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I want to catch "inward" type events and do ABC, and catch "outward" type events to do XYZ. I'm getting problems with the various events firing at weird times that I didn't expect, so I'm wondering if my approach is actually causing the problem.

<div class="box">first box</div>
<div class="box">second box</div>

$(".box")
  .on("focus mouseover mousedown", function(){ /* do ABC */ })
  .on("blur mouseout mouseup",     function(){ /* do XYZ */ });

I think that stringing the .on() methods together like this makes sure that the blur event is only triggered for that same .box. But other than that, I expect it behaves identically to if I did it this way:

$(".box").on("focus mouseover mousedown", function(){ /* do ABC */ });
$(".box").on("blur mouseout mouseup",     function(){ /* do XYZ */ });

or doing something like this: (which seems redundant)

$(".box").on({
  focus:     function(){   /* do ABC */ },
  mouseover: function(){   /* do ABC */ },
  mousedown: function(){   /* do ABC */ },

  blur:      function(){   /* do XYZ */ },
  mouseout:  function(){   /* do XYZ */ },
  mouseup:   function(){   /* do XYZ */ }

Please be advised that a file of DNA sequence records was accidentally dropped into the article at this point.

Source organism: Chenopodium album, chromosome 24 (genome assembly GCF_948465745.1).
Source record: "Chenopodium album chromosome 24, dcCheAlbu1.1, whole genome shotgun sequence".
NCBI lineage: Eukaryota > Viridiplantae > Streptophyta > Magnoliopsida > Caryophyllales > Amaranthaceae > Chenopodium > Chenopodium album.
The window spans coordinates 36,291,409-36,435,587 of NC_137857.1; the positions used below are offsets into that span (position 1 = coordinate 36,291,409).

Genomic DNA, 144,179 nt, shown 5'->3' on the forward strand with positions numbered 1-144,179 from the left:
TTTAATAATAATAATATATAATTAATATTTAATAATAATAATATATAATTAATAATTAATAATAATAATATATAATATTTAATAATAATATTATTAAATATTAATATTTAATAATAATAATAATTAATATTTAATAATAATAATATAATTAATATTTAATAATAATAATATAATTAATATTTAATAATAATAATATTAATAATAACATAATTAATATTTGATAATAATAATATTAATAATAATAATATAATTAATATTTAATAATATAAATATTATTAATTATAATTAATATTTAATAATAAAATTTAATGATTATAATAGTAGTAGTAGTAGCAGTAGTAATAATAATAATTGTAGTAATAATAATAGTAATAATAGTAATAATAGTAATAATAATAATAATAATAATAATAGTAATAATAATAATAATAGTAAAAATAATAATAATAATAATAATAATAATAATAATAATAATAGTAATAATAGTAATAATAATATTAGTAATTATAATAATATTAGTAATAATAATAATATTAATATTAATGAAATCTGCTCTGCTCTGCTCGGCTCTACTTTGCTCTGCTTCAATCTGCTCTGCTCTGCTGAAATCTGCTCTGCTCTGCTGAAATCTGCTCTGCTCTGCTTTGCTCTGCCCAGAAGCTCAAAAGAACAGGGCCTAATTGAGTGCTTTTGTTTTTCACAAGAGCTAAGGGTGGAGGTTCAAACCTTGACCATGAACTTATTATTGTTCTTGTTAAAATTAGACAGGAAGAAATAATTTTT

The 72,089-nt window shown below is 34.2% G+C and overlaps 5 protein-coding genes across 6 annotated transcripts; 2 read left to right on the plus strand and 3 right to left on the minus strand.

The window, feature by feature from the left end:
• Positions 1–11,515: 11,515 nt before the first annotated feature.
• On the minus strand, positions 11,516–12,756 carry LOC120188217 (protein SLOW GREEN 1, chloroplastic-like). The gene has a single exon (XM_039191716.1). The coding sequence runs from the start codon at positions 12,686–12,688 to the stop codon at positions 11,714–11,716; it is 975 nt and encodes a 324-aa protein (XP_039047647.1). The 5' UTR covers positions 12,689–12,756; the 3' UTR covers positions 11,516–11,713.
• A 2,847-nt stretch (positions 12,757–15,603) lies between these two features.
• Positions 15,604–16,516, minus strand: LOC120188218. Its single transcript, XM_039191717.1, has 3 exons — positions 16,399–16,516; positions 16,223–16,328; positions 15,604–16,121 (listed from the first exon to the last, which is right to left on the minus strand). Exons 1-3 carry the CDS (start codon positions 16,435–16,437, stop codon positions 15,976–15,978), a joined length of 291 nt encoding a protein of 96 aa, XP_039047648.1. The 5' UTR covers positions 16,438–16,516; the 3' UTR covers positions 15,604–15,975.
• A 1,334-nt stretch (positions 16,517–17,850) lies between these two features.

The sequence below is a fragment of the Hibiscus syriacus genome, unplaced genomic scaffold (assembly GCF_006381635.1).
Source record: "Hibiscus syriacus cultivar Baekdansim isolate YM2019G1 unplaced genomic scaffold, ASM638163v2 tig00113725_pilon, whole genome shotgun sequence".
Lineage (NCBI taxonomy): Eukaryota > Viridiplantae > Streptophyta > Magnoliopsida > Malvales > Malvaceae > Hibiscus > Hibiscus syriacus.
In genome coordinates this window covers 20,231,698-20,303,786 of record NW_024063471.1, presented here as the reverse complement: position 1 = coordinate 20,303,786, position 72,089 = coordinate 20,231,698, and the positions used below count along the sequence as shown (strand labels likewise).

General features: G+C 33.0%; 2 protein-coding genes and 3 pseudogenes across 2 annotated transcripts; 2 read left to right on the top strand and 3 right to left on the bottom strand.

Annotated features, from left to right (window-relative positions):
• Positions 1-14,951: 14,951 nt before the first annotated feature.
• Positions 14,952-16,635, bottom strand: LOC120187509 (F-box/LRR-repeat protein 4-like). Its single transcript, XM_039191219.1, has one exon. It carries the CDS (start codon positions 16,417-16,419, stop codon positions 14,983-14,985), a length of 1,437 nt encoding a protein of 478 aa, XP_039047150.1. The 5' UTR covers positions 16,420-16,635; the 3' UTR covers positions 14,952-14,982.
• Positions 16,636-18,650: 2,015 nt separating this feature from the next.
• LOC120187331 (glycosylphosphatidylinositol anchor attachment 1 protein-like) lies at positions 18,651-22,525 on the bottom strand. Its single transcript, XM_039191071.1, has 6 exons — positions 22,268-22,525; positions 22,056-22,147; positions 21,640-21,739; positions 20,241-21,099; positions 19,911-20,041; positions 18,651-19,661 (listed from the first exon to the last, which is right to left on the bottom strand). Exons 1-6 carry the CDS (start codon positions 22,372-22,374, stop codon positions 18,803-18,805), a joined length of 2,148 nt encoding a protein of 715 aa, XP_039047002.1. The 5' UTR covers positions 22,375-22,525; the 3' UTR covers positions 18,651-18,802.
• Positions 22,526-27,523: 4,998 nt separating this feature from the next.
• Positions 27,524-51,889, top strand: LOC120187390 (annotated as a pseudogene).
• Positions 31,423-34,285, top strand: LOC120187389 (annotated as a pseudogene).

);

I'm not asking "which is better" but rather, "how are they different"? They seem to be getting different results.

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They're all about the same. on returns the receiver. –  dystroy Nov 30 '12 at 19:47
3  
No, they are not different. How can we possibly post that as an answer? it's too short. –  Kevin B Nov 30 '12 at 19:47
    
For such questions, you should keep this in your bookmarks. –  dystroy Nov 30 '12 at 19:48
    
Edited the question. Maybe I have some bad assumptions here. –  brentonstrine Nov 30 '12 at 19:49
1  
Why the downvotes on this question? Seems like a valid stackoverflow question to me. –  ggutenberg Nov 30 '12 at 19:51

2 Answers 2

up vote 1 down vote accepted

They're different in the sense that your jQuery selector $(".box") only runs once, so chaining them is more efficient. Functionally they're identical.

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jQuery function calls return the selector-matched context of this, allowing chaining.

Because of this, your .on() chain will work as you intend.

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